Bizarre — but, I have to admit, fascinating.
“An escalator can never break. It can only become stairs.”
– Mitch Hedberg
Comedy Central re-ran one of Mitch’s standup specials tonight, and then after the end credits they had an “in memory” photo of him and played the snippet transcribed above.
Those of you who don’t normally follow the comments for particular blog posts might want to take note of the discussion that has erupted over the nomenclature for a particular web site maintained by one of my two brothers. The site is in what I would consider the format of a blog, but my brother doesn’t use that term because he posts to it only sporadically, not on a regular basis. The comment section contains several imaginative (read, completely unlikely) suggestions for how to describe such an enterprise.
Which raises the question, what constitutes a blog? How often must one post to a blog? And, as Michael and the other commenters have been discussing, what do you call something that isn’t a blog?
A lot of April Fools’ pranks today, but several I want to point out:
Star Trek.com has a complete April Fool’s site. Look around, and do not miss the opening credits for “Klingon Eye For The Starfleet Guy.”
The witty TV commentary site TeeVee.org has a funny site every April Fools’ — I especially loved two years ago, when they did a parody of the ABC network web site in which ABC (which was then in the doldrums) had switched to an all-reality format. This year’s site has completely made-up blogs supposedly by Dan Rather, Matthew Perry, and other TV personalities.
I received a copy of the The Wittenburg Door‘s occasional e-newsletter today, and it started with an item about Trinity Foundation selling the Door to the publishers of Christianity Today.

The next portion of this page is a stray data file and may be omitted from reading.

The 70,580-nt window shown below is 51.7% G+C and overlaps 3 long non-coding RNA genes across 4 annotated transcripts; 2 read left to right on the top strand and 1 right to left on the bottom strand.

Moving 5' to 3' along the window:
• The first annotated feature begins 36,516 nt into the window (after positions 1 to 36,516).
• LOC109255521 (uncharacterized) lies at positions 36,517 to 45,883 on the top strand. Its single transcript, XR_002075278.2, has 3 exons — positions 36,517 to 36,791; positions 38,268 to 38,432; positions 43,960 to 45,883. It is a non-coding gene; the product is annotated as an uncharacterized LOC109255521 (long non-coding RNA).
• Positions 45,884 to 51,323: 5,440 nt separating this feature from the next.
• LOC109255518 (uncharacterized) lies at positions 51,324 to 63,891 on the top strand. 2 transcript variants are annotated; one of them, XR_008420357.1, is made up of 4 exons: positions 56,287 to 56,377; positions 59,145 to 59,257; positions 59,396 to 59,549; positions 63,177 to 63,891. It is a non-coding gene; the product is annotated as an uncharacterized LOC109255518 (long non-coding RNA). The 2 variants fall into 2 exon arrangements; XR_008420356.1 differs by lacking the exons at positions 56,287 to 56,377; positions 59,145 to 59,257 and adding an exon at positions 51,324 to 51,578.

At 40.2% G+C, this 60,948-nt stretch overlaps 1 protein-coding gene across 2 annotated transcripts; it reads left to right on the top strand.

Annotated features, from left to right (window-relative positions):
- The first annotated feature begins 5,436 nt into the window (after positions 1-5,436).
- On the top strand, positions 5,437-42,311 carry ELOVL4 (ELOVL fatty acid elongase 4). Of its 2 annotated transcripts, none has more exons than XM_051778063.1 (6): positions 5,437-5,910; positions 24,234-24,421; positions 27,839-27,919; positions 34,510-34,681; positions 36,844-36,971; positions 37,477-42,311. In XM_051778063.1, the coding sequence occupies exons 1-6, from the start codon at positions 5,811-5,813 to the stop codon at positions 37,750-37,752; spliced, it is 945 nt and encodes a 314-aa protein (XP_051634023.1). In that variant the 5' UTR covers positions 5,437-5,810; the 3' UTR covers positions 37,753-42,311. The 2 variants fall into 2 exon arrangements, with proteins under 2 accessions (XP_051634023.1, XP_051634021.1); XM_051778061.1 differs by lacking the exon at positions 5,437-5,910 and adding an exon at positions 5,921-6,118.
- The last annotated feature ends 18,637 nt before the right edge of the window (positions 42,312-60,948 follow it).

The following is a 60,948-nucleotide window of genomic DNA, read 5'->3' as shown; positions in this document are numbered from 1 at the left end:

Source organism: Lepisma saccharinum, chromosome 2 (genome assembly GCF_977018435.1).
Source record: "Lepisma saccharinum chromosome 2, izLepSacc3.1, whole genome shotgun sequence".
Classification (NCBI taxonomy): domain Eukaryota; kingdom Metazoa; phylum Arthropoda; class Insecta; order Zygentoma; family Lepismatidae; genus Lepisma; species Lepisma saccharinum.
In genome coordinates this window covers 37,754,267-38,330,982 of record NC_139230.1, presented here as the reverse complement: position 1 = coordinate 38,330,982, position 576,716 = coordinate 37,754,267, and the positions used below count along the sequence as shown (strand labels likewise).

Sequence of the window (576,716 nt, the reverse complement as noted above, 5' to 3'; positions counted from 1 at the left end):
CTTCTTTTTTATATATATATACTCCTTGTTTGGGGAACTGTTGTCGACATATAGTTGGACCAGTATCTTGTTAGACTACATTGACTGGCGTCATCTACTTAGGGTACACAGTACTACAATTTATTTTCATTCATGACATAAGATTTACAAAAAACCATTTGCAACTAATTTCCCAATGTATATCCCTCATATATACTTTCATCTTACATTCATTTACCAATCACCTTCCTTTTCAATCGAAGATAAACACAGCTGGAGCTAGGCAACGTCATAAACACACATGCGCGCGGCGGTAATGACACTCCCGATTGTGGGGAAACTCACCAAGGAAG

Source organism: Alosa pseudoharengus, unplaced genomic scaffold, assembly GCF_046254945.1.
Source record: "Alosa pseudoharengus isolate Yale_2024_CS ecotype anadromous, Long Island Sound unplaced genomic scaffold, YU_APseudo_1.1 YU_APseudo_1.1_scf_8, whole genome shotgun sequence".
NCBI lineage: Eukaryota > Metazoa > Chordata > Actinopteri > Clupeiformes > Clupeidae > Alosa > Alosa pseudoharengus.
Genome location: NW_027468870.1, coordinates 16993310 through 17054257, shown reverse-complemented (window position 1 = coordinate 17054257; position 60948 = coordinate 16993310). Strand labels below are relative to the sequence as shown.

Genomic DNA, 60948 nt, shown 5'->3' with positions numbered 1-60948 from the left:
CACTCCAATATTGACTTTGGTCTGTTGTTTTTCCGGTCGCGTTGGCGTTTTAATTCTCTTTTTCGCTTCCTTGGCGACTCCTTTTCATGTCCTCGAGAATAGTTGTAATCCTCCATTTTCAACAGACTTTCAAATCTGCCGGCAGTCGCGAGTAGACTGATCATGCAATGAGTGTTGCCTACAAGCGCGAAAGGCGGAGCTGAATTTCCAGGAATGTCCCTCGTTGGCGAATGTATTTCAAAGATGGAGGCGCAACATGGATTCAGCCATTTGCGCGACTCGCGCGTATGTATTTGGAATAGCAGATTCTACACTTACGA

One of my all-time favorite standup comedians, Mitch Hedberg, was found dead in his hotel room this morning. He was only 37; cause of death has not yet been announced.
Hedberg had a wonderful comic persona. You might compare him to Steven Wright, but more whimsical.
Here’s a page of quotes from Mitch’s act. Some involve strong language. Some also involve drug use; I know Mitch mostly from TV appearances, where a lot of the drug jokes tend to be skipped. I had always hoped that his spaced-out persona was just an act.
My good friend and former co-worker Chris Oakes sent me this link about blogging and its effect on thinking skills.
This morning, I stopped by WLIJ / WZNG to tape a 60-second public service announcement promoting the Nashville Symphony concert in Shelbyville. Longtime readers know that I worked in radio during high school and for a year after college, so I always enjoy chances like this to dip my toe back in the waters.
Then, this afternoon, I taped an appearance on “Marilyn and Company,” a local public access cable TV program hosted by Marilyn Ewing. We talked a little about the symphony concert, a little about my mission trips and a little about the newspaper. The program will air weekend after next.
Tonight, I stopped by my alma mater, Cascade High School, to take photos for the newspaper of the cast of “The Importance of Being Earnest,” under the direction of Jan Hall, who hasn’t changed very much since she was my favorite high school teacher in the late 1970s. The choice of Oscar Wilde is a little surprising, however; Jan usually chooses huge-cast, no-name slapsticky things in order to draw as many parents to the theater as possible.